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Kissing Jessica Stein   A-

Fox Searchlight Pictures

Year Released: 2002
MPAA Rating: R
Director: Charles Herman-Wurmfeld
Writers: Jennifer Westfeldt, Heather Juergensen
Cast: Jennifer Westfeldt, Heather Juergensen, Scott Cohen, Tovah Feldshuh, Jackie Hoffman.

Review by Rob Vaux

If nothing else, Kissing Jessica Stein proves that so-called "queer cinema" takes itself far too seriously. Most films of its type either concentrate on pretentious sermonizing, or flat-out reject the "Hollywood paradigm" and thus limit their message to an elitist few. Not so Jessica Stein. A bright, winning romantic comedy about the blurry lines of sexual identity, its boldness comes across with such subtly that you're scarcely aware of it until it hits you in the face.

It also benefits from a very winning performance by Jennifer Westfeldt in the title role. As a beautiful, but romantically unlucky New York professional, Jessica Stein could have been just another cliché. (She's neurotic and Jewish; gee, we've never seen that before.) But Westfeldt develops her into a vibrant, three-dimensional character that not only holds our sympathies, but makes a wonderful foil for the film's humor.

Stein also has more than her share of problems. She's high-strung, she's edgy, and she demands impossible standards for herself and those around her. Even if she didn't, the Manhattan bachelor scene has produced nothing but a steady string of losers for her to peruse. Unable to find a mate among the ranks of Y-chromosomes, she skittishly answers a "woman seeking woman" ad in the local personals column. On the other end is Helen (Heather Juergenson), an art gallery manager about as far removed from Jessica as Wall Street from Timbuktu. Helen has played with every variety of boy in every way imaginable, and turned to bisexuality as a means of further exploring herself.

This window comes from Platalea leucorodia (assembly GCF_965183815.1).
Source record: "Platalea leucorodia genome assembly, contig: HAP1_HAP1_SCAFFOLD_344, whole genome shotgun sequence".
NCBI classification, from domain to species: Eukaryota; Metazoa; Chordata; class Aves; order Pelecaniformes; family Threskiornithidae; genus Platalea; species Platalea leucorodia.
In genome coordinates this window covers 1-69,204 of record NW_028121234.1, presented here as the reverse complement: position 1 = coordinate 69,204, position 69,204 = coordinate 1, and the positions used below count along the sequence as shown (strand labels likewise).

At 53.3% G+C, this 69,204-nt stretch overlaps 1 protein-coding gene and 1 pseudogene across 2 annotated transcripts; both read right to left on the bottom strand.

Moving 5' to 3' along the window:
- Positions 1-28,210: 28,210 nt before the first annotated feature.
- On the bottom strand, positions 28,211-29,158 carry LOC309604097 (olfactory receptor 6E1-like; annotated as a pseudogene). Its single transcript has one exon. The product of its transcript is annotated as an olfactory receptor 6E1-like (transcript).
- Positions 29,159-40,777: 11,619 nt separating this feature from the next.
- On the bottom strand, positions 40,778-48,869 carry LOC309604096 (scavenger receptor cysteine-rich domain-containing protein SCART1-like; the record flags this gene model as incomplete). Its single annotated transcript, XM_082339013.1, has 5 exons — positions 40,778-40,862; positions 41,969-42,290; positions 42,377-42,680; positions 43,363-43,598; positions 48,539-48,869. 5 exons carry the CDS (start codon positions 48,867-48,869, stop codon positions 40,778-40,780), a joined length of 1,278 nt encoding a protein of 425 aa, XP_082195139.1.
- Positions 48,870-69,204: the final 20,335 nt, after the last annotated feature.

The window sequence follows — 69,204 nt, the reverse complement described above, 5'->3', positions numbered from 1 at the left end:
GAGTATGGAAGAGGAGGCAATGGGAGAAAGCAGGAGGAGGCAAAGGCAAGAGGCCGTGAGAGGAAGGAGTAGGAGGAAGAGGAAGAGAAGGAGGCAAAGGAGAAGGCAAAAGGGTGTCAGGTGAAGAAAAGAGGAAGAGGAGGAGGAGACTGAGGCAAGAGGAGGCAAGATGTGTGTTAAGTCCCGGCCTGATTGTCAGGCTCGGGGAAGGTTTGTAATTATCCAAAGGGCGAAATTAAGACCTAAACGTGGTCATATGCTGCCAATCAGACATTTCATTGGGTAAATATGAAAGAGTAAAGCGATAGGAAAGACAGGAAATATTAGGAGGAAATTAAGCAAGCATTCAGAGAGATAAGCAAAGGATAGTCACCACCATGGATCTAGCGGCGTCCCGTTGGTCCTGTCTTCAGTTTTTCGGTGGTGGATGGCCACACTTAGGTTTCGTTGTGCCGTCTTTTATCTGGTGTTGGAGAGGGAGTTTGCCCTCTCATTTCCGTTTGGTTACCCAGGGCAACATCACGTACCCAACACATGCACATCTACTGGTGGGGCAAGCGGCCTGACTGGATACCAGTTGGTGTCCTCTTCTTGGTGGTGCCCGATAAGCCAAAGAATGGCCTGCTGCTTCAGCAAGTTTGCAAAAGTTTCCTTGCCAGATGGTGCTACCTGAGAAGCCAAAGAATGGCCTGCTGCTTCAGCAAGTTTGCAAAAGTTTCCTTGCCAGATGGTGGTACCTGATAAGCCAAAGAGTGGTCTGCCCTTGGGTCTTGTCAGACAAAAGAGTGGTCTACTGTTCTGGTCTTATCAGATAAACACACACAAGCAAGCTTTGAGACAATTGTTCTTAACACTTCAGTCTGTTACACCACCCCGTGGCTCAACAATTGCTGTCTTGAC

Naturally, they're made for each other.

Though the film follows the pattern of most romantic comedies (mismatched duo finds true love after a few bumps along the way), the characters' sexual fluidity takes it in some very unexpected directions. It derives the bulk of its humor from the very straight Jessica's efforts to come to grips with her newfound love, and the very flexible Helen's reaction to her partner's neuroses. The latter is open and at peace with her bisexuality, while the former uses the pretext of companionship to shield herself from the physical side of same-sex coupling ("eww... I mean, eww!" she moans at one point). The film treats their dilemma with warmth and humor, and the jokes, though sharp, are never cruel. Kissing Jessica Stein eschews the big laughs in favor of a lot of continuous chuckles, and has the wit to keep them coming from beginning to end. It also has some surprisingly tender moments, and one genuinely brilliant scene between Westfeldt and Tovah Feldshuh, as her (surprise!) overly meddlesome mother.

Furthermore, it uses its homosexual overtones to springboard into a more general treatise on the nature of single life. Most people in couples quickly forget the enormous cultural pressure that comes to bear on those of us still in the trenches. Jessica Stein understands that pressure, and knows how to factor it into its story. By using a lesbian romance to portray universal feelings of longing and frustration, it places its characters in a widely accessible context. They aren't aimed at a "queer audience" (which would invariably isolate or distance them), but rather placed before us on their own merits. The results both celebrate queer sexuality and embrace it as part of larger emotions. Buoyed by the strength of the performances and some nice indy-style directing from Charles Herman-Wurmfeld, it makes its points without ever straying from the storyline.

If Kissing Jessica Stein has a flaw, it might be the unspoken implication that homosexuality is a lifestyle choice (as opposed to a genetic predisposition), which is bound to cause some flap. On the other hand, that sort of thinking misses the point somewhat. "Orgasms are orgasms," as one character says, and Kissing Jessica Stein would rather concentrate on our similarities than our differences. Everybody feels lonely sometimes. Everybody wants to have someone listen to their problems, to hold them and tell them that everything is okay. Kissing Jessica Stein presents those feelings as a natural part of human nature, not some alien mindset of a supposedly deviant minority. And it always does it with a sly smile on its face. It laughs and the world laughs with it: straight, gay, or otherwise.

Review published 03.18.2002.

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